Category Archives: competitive advantage

Transition Between Speakers

transition between speakers
Transition Between Speakers, Smooth and Confident

The second-most-searched term to lead folks here to Business School Presentations is “How to transition between speakers.”

As a result, I offer this classic post on how you pass the baton – the transition between speakers.

Baton-passing linkages within your presentation are incredibly important – they serve as the sinews of your presentation, binding muscles and bone of your show.

They connect the conclusion of one segment and the introduction of the next.

Shouldn’t this connecting link be as strong as possible, so that your audience receives the intended message?  So the message isn’t lost amongst a flurry of presenters scurrying about the stage in chaotic fashion?

Don’t Lose Your Message!

It sounds absurd, but group members often develop their individual presentation segments on their own.  The group tries to knit them together on the day of the group show.

This is a formula for disaster.

The result is a bumbling game of musical chairs and hot-baton-passing.  Imagine a sports team that prepared for its games this way, with each player practicing his role individually and the players coming together as a team only on the day of the game and expecting the team to work together seamlessly.

Sports teams don’t practice this way.  Serious people don’t practice this way.

Don’t you practice this way.

Don’t yield to the tendency on the part of a team of three or four people to treat the presentation as a game of musical chairs.

Pass the Baton without Musical Chairs

This happens when each member presents a small chunk of material, and the presenters take turns presenting.

Lots of turns.

This “pass the baton” can disconcert your audience and can upend your show.

Minimize the transitions between speakers, particularly when each person has only three or four minutes to present.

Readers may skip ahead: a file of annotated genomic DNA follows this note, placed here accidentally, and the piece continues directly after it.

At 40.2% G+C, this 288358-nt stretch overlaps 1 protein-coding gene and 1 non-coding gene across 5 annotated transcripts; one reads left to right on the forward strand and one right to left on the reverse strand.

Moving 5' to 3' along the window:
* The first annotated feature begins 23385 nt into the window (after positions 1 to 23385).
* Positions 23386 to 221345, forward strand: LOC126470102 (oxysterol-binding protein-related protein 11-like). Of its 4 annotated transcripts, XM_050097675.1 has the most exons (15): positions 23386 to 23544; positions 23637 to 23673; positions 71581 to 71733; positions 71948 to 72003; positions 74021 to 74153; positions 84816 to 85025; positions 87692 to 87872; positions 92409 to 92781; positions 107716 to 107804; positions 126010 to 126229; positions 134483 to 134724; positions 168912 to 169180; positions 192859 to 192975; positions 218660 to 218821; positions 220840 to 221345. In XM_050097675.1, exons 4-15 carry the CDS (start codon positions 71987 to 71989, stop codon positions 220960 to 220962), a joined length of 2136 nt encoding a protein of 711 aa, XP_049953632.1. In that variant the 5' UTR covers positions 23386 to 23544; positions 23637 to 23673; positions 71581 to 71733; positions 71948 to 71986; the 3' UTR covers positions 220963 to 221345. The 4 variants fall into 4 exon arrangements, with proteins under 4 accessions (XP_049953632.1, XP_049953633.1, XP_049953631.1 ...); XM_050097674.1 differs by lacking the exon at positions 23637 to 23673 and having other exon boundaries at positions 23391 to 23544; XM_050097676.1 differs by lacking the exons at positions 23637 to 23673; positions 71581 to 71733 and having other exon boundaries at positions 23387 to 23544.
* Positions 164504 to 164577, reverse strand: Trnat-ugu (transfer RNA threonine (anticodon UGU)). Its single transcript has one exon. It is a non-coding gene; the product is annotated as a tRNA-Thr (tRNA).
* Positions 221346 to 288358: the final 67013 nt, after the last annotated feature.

To pass the baton in a presentation is no easy task . . . it takes preparation and the right kind of practice

Don’t rush.

Again, don’t rush the transition between speakers.

Often, a presenter will do fine until the transition to the next topic.  At that point, while still speaking, the speaker turns, and the last sentence or two of the presentation segment is lost.

The speaker walks away while still talking.  While still citing a point.  Perhaps an incredibly important point.

Don’t rush from the stage.  Stay planted in one spot until you finish for an especially powerful conclusion of your segment.

Savor your conclusion, the last sentence of your portion.  Your conclusion should reiterate your Most Important Point.

Introduce your next segment.  Then transition.  Then pass the baton with authority.

Transition Between Speakers – Harmonize

Your message itself must mesh well with the other segments of your show.

Each presenter must harmonize  the message with the others of a business presentation.  These individual parts should make sense as a whole, just as parts of a story all contribute to the overall message.

“On the same page” . . .  “Speaking with one voice” . . .    These are the metaphors that urge us to message harmony.

This means that one member does not contradict the other when answering questions.

It means telling the same story and contributing crucial parts of that story so that it makes sense.

This is not the forum to demonstrate that team members are independent thinkers or that diversity of opinion is a good thing.

Moreover, everyone should be prepared to deliver a serviceable version of the entire presentation, not just their own part.  This is against the chance that one or more of the team can’t present at the appointed time.

Cross-train in at least one other portion of the presentation.

Remember:  Harmonize your messages . . . Speak with one voice . . . Pass the baton smoothly.

You can find more discussion on how to pass the baton in The Complete Guide to Business School Presenting, your key to personal competitive advantage in business school and beyond.

Learn to give an especially powerful presentation every time.